- The Washington Times - Tuesday, August 8, 2006


Texas Republicans yesterday abandoned their court fight to replace former House Majority Leader Tom DeLay on the November ballot after being turned back at the Supreme Court.

The decision came after Justice Antonin Scalia rejected Texas Republicans’ request to block an appeals court ruling saying Mr. DeLay’s name should remain on the ballot.

“I think all our legal avenues are exhausted in terms of affecting the ruling prior to the election,” said Jim Bopp Jr., the lawyer who argued the Republican Party’s case to allow party officials to substitute another candidate for Mr. DeLay.

Under indictment on money-laundering charges in Texas, Mr. DeLay won a March primary election that made him the Republican nominee for Congress from his home district near Houston. In June, he resigned from Congress and said he would not seek re-election.

Democrats had sued to keep Mr. DeLay on the ballot, seeking to capitalize on the former lawmaker’s legal troubles. Mr. DeLay is awaiting trial in state court on money-laundering and conspiracy charges related to a Republican campaign to capture control of the state legislature in 2002. He also is a key figure the Jack Abramoff lobbying scandal.

In a statement late yesterday, Mr. Bopp warned Democrats, “Be careful what you ask for.”

The attorney said Democrats “insisted [Mr. DeLay] run for Congress, now it’s up to voters to decide if Democrats are going to be happy” on Election Day.

Mr. DeLay could still withdraw from the race, leaving the Republican Party with no candidate on the ballot to face Democrat Nick Lampson, a former House member from Beaumont.

Democrats were undaunted by the prospect of facing Mr. DeLay in November and claimed victory.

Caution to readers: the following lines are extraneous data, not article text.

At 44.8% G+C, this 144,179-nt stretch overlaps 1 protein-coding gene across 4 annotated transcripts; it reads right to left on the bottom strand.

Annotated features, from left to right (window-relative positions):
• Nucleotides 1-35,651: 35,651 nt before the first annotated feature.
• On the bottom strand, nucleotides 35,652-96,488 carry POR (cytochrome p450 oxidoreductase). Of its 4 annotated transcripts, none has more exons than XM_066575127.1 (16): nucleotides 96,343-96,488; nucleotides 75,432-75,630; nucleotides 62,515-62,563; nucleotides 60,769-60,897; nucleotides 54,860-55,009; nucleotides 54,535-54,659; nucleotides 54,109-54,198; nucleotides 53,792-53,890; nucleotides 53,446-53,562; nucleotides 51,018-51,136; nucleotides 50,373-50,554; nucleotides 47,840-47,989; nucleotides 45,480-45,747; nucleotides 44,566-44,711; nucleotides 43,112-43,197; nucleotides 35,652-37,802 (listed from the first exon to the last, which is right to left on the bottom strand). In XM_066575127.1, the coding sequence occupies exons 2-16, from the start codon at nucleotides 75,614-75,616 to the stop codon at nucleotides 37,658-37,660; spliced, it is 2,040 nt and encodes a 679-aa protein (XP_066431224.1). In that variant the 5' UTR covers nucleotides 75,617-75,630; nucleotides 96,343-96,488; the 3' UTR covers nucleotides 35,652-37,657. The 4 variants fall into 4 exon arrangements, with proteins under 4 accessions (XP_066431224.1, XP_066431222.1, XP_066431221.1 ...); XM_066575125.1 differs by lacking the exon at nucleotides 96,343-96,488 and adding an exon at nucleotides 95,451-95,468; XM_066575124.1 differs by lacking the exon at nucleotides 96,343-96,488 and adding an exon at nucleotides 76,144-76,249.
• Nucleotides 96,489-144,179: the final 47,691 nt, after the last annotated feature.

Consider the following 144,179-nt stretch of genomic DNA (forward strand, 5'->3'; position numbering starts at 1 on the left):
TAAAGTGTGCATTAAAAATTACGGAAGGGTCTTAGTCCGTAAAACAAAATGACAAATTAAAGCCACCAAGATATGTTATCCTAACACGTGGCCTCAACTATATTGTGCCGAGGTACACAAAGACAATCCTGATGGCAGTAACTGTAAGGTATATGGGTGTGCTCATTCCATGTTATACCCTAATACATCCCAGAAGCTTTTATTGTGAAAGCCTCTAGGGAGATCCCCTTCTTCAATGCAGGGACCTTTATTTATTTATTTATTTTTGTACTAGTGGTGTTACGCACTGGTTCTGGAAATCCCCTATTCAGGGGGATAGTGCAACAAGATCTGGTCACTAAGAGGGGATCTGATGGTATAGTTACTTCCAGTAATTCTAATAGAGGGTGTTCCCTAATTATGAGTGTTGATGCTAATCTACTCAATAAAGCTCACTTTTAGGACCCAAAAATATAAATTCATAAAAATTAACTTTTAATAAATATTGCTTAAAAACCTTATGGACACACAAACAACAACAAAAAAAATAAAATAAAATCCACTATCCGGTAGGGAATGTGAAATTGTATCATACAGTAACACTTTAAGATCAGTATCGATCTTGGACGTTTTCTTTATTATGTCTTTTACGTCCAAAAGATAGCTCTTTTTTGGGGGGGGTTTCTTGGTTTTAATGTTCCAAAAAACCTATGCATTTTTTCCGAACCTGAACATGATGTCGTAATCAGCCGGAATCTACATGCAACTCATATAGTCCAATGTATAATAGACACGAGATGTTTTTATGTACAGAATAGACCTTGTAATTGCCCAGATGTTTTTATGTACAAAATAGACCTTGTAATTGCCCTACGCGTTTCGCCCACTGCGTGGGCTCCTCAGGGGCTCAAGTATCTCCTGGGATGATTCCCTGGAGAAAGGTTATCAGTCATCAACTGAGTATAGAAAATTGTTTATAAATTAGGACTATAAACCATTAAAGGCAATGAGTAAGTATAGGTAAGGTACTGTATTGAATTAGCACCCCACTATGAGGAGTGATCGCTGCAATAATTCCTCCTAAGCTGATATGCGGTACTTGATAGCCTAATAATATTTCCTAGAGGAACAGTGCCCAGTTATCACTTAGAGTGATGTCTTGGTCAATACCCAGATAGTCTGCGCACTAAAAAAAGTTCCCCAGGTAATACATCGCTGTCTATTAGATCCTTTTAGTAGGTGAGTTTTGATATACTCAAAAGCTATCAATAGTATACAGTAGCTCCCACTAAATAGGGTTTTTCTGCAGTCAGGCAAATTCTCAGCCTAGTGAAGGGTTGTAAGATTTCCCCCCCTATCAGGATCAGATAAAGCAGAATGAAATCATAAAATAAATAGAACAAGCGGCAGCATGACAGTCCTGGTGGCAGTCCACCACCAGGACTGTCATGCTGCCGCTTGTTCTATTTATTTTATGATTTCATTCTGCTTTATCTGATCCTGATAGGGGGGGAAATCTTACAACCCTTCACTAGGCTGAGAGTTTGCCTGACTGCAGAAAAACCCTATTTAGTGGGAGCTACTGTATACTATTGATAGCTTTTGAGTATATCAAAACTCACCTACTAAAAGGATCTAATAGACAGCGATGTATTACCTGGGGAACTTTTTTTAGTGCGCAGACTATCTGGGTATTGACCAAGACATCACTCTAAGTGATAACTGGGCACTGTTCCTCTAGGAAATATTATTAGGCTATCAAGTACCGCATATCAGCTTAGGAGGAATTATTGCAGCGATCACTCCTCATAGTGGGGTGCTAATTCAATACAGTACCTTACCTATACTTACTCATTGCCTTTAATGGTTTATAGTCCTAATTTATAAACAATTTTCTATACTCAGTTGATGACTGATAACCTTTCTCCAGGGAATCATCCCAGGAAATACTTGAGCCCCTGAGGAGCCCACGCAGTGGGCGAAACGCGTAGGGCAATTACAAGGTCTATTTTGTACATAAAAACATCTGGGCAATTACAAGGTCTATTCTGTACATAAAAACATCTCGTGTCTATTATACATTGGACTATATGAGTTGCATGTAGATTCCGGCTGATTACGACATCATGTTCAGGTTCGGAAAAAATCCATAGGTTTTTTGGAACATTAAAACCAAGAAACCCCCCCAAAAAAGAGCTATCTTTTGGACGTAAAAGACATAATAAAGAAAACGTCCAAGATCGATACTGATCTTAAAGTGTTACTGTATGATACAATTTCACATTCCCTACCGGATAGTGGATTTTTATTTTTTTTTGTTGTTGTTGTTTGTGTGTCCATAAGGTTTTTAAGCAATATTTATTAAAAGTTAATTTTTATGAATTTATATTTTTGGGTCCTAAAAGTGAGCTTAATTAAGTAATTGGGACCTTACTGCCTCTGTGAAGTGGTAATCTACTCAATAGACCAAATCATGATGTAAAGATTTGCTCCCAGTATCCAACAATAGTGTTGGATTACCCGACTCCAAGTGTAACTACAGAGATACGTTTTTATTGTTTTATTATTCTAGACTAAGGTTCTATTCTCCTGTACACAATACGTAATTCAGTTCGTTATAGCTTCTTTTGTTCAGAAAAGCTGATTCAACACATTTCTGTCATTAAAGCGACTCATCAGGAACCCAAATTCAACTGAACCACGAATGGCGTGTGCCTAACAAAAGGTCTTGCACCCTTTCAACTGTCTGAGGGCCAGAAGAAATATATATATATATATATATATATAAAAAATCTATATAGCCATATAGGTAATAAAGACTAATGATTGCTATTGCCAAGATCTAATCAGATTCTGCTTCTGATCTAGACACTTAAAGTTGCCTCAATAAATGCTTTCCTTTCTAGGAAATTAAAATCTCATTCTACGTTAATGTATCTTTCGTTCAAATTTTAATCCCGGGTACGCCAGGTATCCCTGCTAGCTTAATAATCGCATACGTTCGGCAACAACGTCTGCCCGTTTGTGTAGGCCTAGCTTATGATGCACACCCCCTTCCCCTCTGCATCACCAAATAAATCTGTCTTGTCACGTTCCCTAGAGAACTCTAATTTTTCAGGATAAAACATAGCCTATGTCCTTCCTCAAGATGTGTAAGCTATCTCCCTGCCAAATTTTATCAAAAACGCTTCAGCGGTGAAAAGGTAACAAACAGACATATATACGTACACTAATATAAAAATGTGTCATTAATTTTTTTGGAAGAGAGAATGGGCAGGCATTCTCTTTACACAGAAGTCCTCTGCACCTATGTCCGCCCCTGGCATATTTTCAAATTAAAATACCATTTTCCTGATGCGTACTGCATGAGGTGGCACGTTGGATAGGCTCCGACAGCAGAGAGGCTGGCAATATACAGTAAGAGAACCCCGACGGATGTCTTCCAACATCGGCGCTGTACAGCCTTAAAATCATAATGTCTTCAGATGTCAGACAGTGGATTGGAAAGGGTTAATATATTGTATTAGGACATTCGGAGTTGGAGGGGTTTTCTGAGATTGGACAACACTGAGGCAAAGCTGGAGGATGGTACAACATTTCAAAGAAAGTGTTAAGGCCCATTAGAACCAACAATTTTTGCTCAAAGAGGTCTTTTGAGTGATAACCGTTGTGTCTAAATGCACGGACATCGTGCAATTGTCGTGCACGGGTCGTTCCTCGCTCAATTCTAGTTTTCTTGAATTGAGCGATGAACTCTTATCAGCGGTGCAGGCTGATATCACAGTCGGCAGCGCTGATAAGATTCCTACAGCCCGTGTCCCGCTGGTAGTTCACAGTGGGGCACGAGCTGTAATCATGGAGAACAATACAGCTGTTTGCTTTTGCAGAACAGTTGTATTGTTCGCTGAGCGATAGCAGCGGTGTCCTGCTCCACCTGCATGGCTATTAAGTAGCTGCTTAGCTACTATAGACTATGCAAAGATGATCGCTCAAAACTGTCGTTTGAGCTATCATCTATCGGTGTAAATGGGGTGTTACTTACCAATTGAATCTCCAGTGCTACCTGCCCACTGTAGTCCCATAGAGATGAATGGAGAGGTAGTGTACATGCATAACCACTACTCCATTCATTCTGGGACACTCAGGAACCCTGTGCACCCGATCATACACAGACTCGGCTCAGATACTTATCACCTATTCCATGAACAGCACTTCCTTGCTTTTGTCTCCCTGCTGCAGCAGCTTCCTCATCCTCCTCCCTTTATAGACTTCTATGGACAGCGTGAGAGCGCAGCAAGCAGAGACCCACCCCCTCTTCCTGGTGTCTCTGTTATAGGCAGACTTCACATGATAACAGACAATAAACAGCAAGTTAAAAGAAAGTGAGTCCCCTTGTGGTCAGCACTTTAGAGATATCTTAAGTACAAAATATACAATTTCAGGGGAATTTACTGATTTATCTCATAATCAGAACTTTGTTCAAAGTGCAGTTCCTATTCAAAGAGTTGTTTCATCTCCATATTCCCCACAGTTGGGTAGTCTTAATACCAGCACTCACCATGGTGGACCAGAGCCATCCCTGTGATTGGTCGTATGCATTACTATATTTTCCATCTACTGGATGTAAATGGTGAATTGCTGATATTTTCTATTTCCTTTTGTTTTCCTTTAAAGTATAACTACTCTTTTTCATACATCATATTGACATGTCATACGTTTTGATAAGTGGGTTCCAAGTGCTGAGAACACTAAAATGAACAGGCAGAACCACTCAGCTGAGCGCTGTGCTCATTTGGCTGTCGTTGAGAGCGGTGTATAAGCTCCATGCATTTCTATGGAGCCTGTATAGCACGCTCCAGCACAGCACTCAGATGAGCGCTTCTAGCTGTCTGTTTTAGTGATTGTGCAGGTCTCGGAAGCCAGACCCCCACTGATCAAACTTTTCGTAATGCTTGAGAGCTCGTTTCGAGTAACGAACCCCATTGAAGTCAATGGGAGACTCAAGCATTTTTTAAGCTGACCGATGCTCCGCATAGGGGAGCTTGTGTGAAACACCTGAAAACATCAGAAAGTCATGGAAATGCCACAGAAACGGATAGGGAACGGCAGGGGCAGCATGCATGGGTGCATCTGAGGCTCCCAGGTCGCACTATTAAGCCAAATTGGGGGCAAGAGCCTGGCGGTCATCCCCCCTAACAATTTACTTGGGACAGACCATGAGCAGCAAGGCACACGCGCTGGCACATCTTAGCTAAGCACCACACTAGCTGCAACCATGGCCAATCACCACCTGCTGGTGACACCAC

“Given the choice between facing the voters and facing the courts, DeLay chose the courts and lost handily,” said Bill Burton, spokesman for the national Democratic Congressional Campaign Committee.

Mr. DeLay had hinted that he would run if forced to stay on the ballot. The district is heavily Republican, but Mr. DeLay must contend with mounting legal bills while trying to raise campaign cash.

Mr. DeLay and Texas Republican Party Chairman Tina Benkiser were not available for comment.

The Republican Party’s effort to replace Mr. DeLay on the ballot was turned back in a series of court decisions that reached a climax yesterday at the Supreme Court. Texas Republicans had sought a delay of an appeals court ruling until Republicans could formally ask the Supreme Court to review the case.

The request was routed to Justice Scalia, who handles appeals from the 5th U.S. Circuit Court of Appeals. The New Orleans-based appeals court last week sided with Democrats’ claims that, if Mr. DeLay is eligible to run but drops out of the race, the Republican Party cannot substitute another candidate.

Less than three hours after the delay was requested, Justice Scalia turned down the request without comment.

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